On February 23,
Villagers mourn 35 Cooper Square in candlelight vigil. By Amy Zhang.
Members of the preservationist group, The Bowery Alliance of Neighbors, gather around 35 Cooper Square to mourn the loss of the historic building with a candle-light vigil. The group had only days before been protesting the Landmark Preservation Committee’s refusal of landmark status to the beautifully bricked house due to it’s changes in exterior. According to the LPC it no longer maintained the character it once had and to preserve the building would eventually damage the admired brickwork. The building was once adorned with a gambrel roof, twin dormers and large end chimneys, had a ground-floor storefront with a brick arch and decorative cast-iron pilasters added around 1876. The crushed-brownstone stucco covering the Flemish-bond brick facade was likely added around the same time.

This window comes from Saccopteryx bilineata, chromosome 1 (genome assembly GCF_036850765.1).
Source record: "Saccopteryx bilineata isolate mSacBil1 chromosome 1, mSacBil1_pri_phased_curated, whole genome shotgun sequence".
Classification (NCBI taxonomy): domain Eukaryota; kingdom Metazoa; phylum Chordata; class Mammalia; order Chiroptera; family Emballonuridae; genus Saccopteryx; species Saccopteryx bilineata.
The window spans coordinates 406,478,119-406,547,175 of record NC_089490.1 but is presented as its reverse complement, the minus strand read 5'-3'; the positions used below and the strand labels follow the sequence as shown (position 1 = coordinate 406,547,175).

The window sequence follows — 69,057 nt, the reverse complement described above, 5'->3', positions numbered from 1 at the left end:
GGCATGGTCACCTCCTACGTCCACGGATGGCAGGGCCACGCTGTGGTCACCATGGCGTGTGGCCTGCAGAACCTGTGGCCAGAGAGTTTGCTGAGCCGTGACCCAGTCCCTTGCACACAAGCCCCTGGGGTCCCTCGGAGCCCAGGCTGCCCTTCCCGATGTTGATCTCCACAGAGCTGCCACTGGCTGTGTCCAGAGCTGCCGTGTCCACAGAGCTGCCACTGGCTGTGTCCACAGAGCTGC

The developer has obtained a demolition permit and the building will be torn down later this year.
A popular watering hole for broke college students and near-by residents alike, the Asian Pub was to be the last tenant of this building. Many people adored this bar and even called it one of the most admirable bars in the heart of St. Marks. But, all things must come to an end – and it has already been reflected in Asian Pub’s yelp profile … “CLOSED”.
While the battle was lost, this group continues to show their opinions in a very emotionally dramatic way – and that is one way to keep the building alive.
An online petition to landmark the building, spearheaded by the Bowery Alliance for Neighbors, says the following:
It is one of the oldest Federal-style houses left on the Bowery, and the oldest building on Cooper Square. In addition to its architectural significance, its important historical and cultural associations range from a direct descendant of Peter Stuyvesant to the building’s much later habitation by Diane DiPrima, the most influential woman of the Beat Generation. This much-beloved little building has been both a significant participant and a surviving witness to New York City history for almost 200 years!